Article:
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Q & A: Gravitational effects on light

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Most recent answer: 04/21/2016
Q:
Gravity affects light, yes? Then how come the sun(or stars for that matter) gives out light? it has a very strong gravitational force. shouldn't the light be bent or something? light reaches perfectly to our eyes even if the stars were billions of lightyears away. consequently, does light(or waves) have force?
- Farhan (age 14)
Brunei
A:
Dear Fahran,

You have asked some very interesting questions!

1) Gravity does indeed affect light. All light in the presence of a gravitational source either "bends" or shifts its frequency, but unless the gravitational field is extremely strong it's difficult or impossible to detect with the naked eye. Using precise instruments, we can measure the light from a star and determine this effect, which gives us information about the star's gravitational field.

2) Stars, including our sun, are extremely massive but not massive enough to trap light in its gravitational field. That doesn't mean they do not bend light. Some stars actually bend light so much that, were they not millions and billions of lightyears away, we would definitely notice something funky going on. Neutron stars are the densest stars that we are aware of, and if you were a reasonable distance away from one you would be able to see more than half of the star at any time!

(Source: Freehand!)
That's hopefully a better visual explanation of why you would be able to see more than half of a neutron star. From a "head on" perspective, a neutron star would look like this:


(Source: )

3) There are objects in the universe, however, which have a strong enough gravitational field that no light can escape from a certain region around its center! These objects are known as Black Holes.

4) Light does exert force on other objects, too! That is to say, when you shine a flashlight or a laser on a wall, the light pushes on the wall! Don't get too worried, though. The force is usually very small--powerful lasers exert a force around ~10^-9 Newtons (about the weight of a grain of sand).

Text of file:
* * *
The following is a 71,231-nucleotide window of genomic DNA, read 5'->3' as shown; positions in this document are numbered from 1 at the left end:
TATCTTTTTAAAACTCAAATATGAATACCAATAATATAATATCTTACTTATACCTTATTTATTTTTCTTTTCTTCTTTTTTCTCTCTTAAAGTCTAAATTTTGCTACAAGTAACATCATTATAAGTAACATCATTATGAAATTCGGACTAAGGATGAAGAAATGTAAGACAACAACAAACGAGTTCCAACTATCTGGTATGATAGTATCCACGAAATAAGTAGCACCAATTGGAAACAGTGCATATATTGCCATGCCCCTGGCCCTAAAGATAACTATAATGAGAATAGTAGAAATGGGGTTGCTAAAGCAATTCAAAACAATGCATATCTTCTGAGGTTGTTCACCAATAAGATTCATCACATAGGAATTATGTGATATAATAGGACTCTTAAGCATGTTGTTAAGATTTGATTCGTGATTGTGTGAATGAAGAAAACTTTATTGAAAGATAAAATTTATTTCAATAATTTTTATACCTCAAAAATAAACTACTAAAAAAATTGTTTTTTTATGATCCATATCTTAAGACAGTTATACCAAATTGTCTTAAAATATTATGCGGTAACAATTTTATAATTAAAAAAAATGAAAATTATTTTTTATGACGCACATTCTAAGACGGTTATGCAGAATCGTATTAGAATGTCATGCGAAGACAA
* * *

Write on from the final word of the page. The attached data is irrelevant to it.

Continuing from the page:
I hope this answers some of your questions! You're doing some great thinking.

Sincerely,

John


(published on 02/13/2011)

Follow-Up #1: Gravitational waves and LIGO detection

Q:
When a gravity wave affects distance, why doesn't the laser light's path distance in wavelengths become equally affected? In other words, why doesn't the LIGO experiment "cancel itself out" ? Thanks in advance
- Chloe Quayle (age 57)
Southport, UK
A:

Hello Chloe,

A gravity wave, like an electromagnetic wave, has only transverse components. It does not affect distances in the direction of its travel.    So if a gravity wave strikes the earth perpendicularly to the earth's surface then the north-south and east-west components will alternatively shrink and expand.  The vertical component is not affected.   Since the arms of the LIGO detector are aligned in the NS-EW directions they will see oscillations in their differences.

Lee H

 

On the great question of why the scale changes of the apparatus and the light waves don't just cancel, here's a nice article: http://scitation.aip.org/content/aapt/journal/ajp/65/6/10.1119/1.18578. The basic idea is that if you had a gravitational wave affecting both the apparatus and the pre-existing light-waves in it, the effects would initially cancel, just as you suspected. In the actual set-ups, the light waves are replaced with new ones generated from the lasers, and these new waves are not stretched by the gravitational wave. So the number of wavelengths of these new light waves that fit in the apparatus does change. It turns out that in between the initial effect (light and apparatus change together, so no phase shift) and the final effect (new light waves, full phase shift) there's a gradual onset of the phase shift due to the increased travel time of the waves inside the stretched arm. That has an interesting implication. A LIGO-type detector would not work for high-freqency gravity waves, ones for which the travel time inside the apparatus is small compared to the wave period. The highest frequencies of the recently observed chirps, however, were below that limit. Mike W.


(published on 03/04/2016)